Translating Research into an Exhibition
In May 2016, I conducted a Curatorial Dream workshop with Stephanie Schwartz on her recently completed postdoctoral research on Moroccan Jews in Montreal. Stephanie is an accomplished public scholar and this workshop was designed to help her research into a focused exhibition that would contribute to her broad goal and related projects of challenging dominant conceptions of Jews in Quebec. Inspired by activism and spatial stories, Stephanie had already “mapped” the 1977 NFB documentary 20 Ans Après by Jacques Bensimon. Building on this, we focused on three scenes of stunningly passionate conversations between Moroccan Jewish women, youth, and community organizers. Could these scenes become conversation starters in a contemporary exhibition? What artifacts and music were the backdrops to these peoples’ lives? Could crowd-sourcing teach us what happened to them over the next 30 years? Could audiences continue the conversations in role-plays, including translating the scenes into other languages, and into present day immigration stories? An image of an interactive micro-exhibition took shape.
Museum Educator and Docent Workshop
In July 2015, I conducted a Curatorial Dream workshop with the Museum of Jewish Montreal. Wearing my ethnographer hat, I first participated in, and observed, two of the museum’s walking tours called “Making Their Mark” and “Rabbis, Writers and Radicals.” Following this, I facilitated at two- part Curatorial Dream workshop with the staff and interns.
In part one, I reported back to the group on my experience of the walking tours. I offered positive feedback (fantastic depth of research, personal and collective passion, and so much more) as well as suggestions for future consideration, such as making curatorial choices visible and noting how most sites on the tour are unmarked by the city. I offered small, concrete ideas for making the process of exhibiton-making transparent, as this is, I believe, intrinsically compelling and enriching.
Part two of the Curatorial Dream workshop was a game, in which two teams prepared a new walking tour proposal for a fictional visiting philanthropist. The teams followed specific guidelines to prepare, present, and critique their projects. The outstanding results reflected a cohesive vision and participatory ethos amongst staff and interns.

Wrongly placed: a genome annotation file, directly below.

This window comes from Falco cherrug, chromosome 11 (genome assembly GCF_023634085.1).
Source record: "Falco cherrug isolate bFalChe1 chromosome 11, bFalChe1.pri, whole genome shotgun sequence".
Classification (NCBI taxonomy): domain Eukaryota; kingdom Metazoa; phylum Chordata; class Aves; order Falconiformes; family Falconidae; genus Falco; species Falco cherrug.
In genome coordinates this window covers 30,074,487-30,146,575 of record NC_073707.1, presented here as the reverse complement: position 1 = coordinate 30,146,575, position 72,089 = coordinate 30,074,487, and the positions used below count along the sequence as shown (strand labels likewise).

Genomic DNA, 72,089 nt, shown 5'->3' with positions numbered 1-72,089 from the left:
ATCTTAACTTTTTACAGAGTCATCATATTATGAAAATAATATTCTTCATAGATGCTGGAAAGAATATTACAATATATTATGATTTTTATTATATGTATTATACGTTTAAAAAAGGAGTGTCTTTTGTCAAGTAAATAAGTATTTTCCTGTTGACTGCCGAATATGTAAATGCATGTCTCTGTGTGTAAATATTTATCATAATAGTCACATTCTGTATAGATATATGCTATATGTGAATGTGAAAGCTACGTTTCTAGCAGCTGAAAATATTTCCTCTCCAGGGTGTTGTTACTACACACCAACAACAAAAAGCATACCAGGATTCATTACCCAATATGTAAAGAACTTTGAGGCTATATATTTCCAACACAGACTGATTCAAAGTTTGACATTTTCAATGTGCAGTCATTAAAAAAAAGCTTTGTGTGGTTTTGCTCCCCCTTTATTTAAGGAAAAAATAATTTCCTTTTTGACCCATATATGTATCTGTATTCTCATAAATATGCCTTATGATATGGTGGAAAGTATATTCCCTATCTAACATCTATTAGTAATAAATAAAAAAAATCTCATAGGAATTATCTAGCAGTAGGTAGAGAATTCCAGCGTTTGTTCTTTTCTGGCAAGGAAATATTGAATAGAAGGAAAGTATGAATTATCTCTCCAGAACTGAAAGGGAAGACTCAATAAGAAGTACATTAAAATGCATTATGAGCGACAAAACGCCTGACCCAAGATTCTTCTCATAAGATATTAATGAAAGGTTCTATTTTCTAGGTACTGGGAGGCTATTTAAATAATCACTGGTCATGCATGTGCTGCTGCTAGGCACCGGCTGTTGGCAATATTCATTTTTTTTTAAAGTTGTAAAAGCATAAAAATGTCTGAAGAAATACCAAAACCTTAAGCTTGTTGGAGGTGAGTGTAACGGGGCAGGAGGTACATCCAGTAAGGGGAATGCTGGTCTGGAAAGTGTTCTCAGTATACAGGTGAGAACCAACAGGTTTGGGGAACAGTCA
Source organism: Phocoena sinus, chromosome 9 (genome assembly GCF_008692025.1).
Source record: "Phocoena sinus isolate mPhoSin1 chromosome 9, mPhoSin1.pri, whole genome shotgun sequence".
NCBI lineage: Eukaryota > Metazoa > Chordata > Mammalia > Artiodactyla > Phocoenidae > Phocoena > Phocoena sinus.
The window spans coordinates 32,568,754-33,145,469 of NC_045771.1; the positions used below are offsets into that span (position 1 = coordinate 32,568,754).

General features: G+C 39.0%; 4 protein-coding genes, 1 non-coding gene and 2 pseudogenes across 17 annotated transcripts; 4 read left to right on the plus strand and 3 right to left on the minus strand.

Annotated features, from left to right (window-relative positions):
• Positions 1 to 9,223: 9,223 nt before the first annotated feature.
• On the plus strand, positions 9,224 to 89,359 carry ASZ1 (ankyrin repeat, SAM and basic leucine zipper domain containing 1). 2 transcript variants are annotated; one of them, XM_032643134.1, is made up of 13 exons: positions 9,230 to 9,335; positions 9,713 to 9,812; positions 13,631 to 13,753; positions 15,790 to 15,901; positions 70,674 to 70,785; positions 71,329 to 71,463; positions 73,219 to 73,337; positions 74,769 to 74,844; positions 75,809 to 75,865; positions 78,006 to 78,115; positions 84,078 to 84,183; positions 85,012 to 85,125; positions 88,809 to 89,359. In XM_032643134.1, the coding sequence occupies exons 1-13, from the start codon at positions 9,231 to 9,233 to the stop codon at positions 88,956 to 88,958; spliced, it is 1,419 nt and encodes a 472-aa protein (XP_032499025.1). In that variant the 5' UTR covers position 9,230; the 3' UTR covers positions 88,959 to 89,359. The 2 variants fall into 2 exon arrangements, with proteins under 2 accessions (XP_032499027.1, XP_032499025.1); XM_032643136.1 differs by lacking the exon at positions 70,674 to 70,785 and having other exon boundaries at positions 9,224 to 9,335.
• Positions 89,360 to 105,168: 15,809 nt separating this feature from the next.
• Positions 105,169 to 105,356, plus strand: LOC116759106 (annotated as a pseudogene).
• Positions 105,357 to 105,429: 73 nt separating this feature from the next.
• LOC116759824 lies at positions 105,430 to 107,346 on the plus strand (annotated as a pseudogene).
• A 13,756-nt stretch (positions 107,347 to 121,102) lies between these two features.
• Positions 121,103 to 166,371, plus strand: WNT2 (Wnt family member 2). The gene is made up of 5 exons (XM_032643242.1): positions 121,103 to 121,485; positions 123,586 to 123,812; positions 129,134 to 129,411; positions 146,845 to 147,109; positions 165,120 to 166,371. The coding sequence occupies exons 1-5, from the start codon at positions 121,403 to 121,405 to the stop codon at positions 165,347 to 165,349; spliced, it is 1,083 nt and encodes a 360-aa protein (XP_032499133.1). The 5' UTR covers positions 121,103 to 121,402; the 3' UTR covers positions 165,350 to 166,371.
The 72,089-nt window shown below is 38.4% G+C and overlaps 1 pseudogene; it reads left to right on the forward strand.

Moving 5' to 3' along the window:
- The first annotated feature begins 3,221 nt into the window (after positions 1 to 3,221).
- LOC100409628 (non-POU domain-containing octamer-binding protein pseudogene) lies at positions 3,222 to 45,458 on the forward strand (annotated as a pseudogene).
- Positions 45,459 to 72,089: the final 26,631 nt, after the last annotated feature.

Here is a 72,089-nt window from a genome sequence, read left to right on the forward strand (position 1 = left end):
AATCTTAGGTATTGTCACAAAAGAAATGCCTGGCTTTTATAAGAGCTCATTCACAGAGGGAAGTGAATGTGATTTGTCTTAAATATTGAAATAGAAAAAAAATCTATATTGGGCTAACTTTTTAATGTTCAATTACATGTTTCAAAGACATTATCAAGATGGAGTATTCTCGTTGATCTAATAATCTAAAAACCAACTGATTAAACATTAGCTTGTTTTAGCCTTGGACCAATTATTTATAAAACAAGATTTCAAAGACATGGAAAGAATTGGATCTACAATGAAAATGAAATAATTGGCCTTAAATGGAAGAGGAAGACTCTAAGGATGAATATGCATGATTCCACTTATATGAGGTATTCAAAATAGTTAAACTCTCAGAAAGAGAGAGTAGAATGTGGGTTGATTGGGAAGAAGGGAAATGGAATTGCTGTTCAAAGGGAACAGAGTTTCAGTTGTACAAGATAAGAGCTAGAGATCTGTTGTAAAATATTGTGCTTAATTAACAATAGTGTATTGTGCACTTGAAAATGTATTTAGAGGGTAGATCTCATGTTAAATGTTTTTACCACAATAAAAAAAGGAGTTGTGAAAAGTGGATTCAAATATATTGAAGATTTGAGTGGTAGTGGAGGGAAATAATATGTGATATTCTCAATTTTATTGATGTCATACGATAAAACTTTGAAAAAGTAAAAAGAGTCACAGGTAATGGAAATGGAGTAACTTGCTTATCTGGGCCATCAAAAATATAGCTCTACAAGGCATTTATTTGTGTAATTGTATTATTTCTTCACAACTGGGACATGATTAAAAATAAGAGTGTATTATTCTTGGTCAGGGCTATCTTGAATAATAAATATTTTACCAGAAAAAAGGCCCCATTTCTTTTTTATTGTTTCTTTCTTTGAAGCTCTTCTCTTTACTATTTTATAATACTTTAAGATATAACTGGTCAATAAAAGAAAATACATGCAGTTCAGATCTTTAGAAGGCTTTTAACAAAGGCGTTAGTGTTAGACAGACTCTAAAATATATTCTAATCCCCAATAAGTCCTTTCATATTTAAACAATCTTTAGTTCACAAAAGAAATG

A debriefing session led to broader reflections on the pedagogical goals of the museum in relation to establishment community organizations and museums, as well as musings about future experiments.
Cultural Politics Walking Tour
In January 2016, I worked with visiting students from the University of Virginia over a period of two days, as part of a “Museums in Quebec” Study Abroad Program, led by anthropologist Richard Handler. Our days consisted for walking, talking, and looking – all to develop a narrative about cultural politics in Montreal, as revealed by both the built environment and its museums.
After spending time in the Old Port, Mile End, the Redpath Museum, and the Montreal Museum of Fine Arts, we held a debriefing session which incorporated the students’ found images, which they collected and submitted to me with that most versatile tool, the cell phone/ digital camera/ computer. This Curatorial Dreaming exercise revealed the students’ critical engagement with the visual culture and experiences of colonialism, and their affective response to public murals, both political and poetic. The Curatorial Dream exercise will be further developed and integrated into the course next year, hopefully in less frigid conditions.
Moving Memory: An Interactive Exhibition:
In December 2015, I conducted a Curatorial Dream workshop for an experimental , interactive exhibition by Nadine Blumer, a postdoctoral researcher with the Department of History at Concordia University. Nadine researches the Roma genocide and she was designing a virtual game to lead people through what she calls the “lifecycle of a monument.” This will be part of “Moving Memory,” an exhibition which Nadine is developing in collaboration with artist/ researchers Hourig Attarian and Anique Vered ,to bring alive experiences of memory politics and victim competition.
In our one-on–one session, we clarified a unifying theme for the group exhibition, identified a resonant core image for the game, planned its structural and narrative logic, considered its spatial and aesthetic dimensions, discussed audience needs and how to incorporate research and evaluation into the project, and concretely visualized next steps. My role was both interlocutor and sounding board. Update: As her project developed, Nadine’s creation became increasingly physical (felt), and the plan for a virtual game receded (see here for her critical reflections on the promise of virtual games as a tool for empathy). “Moving Memory” was presented at the Association for Critical Heritage Studies Conference at Concordia University in June 2016.